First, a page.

In the beginning, The Founder had a vision. He hired Manoj P. to develop a shiny brand new system that would embody The Founder's vision. He would have the freedom to design and build it any way he wanted. He could choose his own languages, tools and methodologies. The Founder laid out his vision and Manoj started typing. Thus was born Team WTF at what would become WTF-Inc.

Over the next few years, Manoj would encourage The Founder to hire his comrades to help. And help they did; they copied and pasted each other's code hither and yon, over and over. Features were added. The code and functionality grew at an astounding rate. Unfortunately, none of them had ever heard of the concepts of scalability, threading or aging off data. As features and customers were added, the database grew geometrically. Along with the hardware requirements to support it. And the cost. It was at this point that The Founder had an epiphany; let's hire someone who has more than 2 years of experience to help sort out the mess. Enter Snoofle.

During the past several years on Team-WTF at WTF Inc., I've made numerous changes to the architecture and underlying code to simplify, parallelize, dramatically reduce the memory footprint and speed up our primary database and application, and the other applications that depend upon it. It's still a POS, but it's orders of magnitude better than it was. Manoj moved on to build a new application in our department, which he munged up royally with the same missteps he made on our project. Then he was moved into a purely architectural role to redesign the entire suite of applications. A year later, nothing had been decided except for the highest level UI layout.

Then my boss got promoted. For whatever reason, they put Manoj back in charge of my team.

Naturally, after reviewing all the changes we've made, he wants to undo everything to put it back to the way he designed it.

I resisted and pushed it up to senior management: "You're a consultant; do what he wants!"

I was finally making some headway into fixing this place and they pull THIS?

In parallel, The Founder learned a new word: Agile. It was to solve all of our development problems. It would shorten the time to add new features to near zero. It would reduce hardware costs because of the efficiencies in software design. Management introduced Agile as a mandatory way of doing everything. They would even teach us how to do Agile. Starting with not scheduling more work than people could actually do. They managed to whittle 118 projects down to 14 staffable "important" projects. Each of those projects would be broken down as follows:

    Gather customer requirements   - 2 weeks
    Functional Design              - 2 weeks
    Detailed Design                - 2 weeks
    Developer Ramp Up              - 2 weeks (familiarizing themselves with the specific
                                             code to be modified, new libraries, etc)
    Coding                         - 2 weeks
    Developer Testing              - 2 weeks
    QA Testing                     - 2 weeks
    Integration Testing            - 2 weeks
    Stress Testing                 - 2 weeks
    Customer acceptance testing    - 2 weeks

So now coding is a whopping 10% of the total effort in what they have proudly touted as a new STREAMLINED 20-week-per-sprint process.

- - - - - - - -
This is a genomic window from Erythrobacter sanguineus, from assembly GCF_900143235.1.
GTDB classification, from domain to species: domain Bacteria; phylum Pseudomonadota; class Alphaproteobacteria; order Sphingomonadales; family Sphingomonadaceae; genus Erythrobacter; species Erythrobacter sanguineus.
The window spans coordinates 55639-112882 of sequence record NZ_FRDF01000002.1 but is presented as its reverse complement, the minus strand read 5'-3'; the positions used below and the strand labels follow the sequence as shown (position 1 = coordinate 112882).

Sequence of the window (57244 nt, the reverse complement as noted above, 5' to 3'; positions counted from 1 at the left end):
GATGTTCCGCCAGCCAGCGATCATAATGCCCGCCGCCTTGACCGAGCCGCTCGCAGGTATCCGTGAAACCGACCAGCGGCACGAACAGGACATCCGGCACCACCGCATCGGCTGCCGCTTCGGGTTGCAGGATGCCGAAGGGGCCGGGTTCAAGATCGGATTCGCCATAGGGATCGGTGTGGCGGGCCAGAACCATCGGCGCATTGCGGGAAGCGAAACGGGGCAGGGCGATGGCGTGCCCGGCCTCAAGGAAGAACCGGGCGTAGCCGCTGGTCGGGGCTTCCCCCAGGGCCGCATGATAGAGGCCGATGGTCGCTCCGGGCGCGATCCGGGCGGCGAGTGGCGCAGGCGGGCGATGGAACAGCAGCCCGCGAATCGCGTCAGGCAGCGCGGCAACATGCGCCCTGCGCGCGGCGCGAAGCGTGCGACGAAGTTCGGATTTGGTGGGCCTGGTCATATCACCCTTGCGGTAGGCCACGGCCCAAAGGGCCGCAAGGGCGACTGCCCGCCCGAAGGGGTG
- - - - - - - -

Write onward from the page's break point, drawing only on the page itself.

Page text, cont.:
A few phone calls and a couple of interviews later, I have another job. I tell my former boss (now B+1) who goes nuts. He bucks it up to his boss (B+2) who wants to talk with me:

  B+1: We need you
  Me:  I appreciate that, but if this guy is going to undo everything I've accomplished 
       and management is going to back this foolishness, then there's no point in me being here
  B+2: You CAN'T leave...
  Me:  (Tongue-in-cheek) "Emancipation Proclamation"!
  B+2: What about the delivery schedule?
  Me:  Assign my work to others
  B+2: Eveyone is overloaded now, we assigned this work to you
  Me:  Pretend I got hit by a bus; you'll need to prioritize the work and delegate it accordingly
  B+2: We already suspended all the non essential projects: everything that's left is top priority!
  Me:  "Everything"?

The conversation went nowhere from there, but it was decided that I should spend a week offloading knowledge on how the multithreading in the application works. For this, they designate the most junior developer on staff to sit with me (apparently because a programmer is a programmer is a programmer, and a programmer 6 months out of school has skills comparable with those of a 30 year veteran).

  Me: The main processing of the application is logically single threaded, 
      but several threads run this task in parallel for massive speed improvements;
      a publisher/consumer model feeds each of the threads and connects various
      components with simple JMS queues and map-messages for various data attributes
  JD: How do you handle singleton resources?
  Me: There are a handful of synchronized methods wrapping critical sections
  JD: So I can just synchronize all the methods in all the classes; that 
      will keep things coherent, right?
  Me: That would probably yield lots of deadlocks; at best it would kill performance
      by effectively forcing the application to run only one thread at a time
  JD: But it COULD work, right?
  Me: Not the way you'd expect
  JD: But I CAN do it that way?
  Me: I wouldn't, but once I'm gone do whatever you like...

In the past, I've walked away from places where this sort of idiocy set in. This time I tried to stick it out and see if I could make a difference. I was able to fix the code; it was the management that was the problem!

It was my own fault for thinking that I could fix "stupid".

[Advertisement] BuildMaster allows you to create a self-service release management platform that allows different teams to manage their applications. Explore how!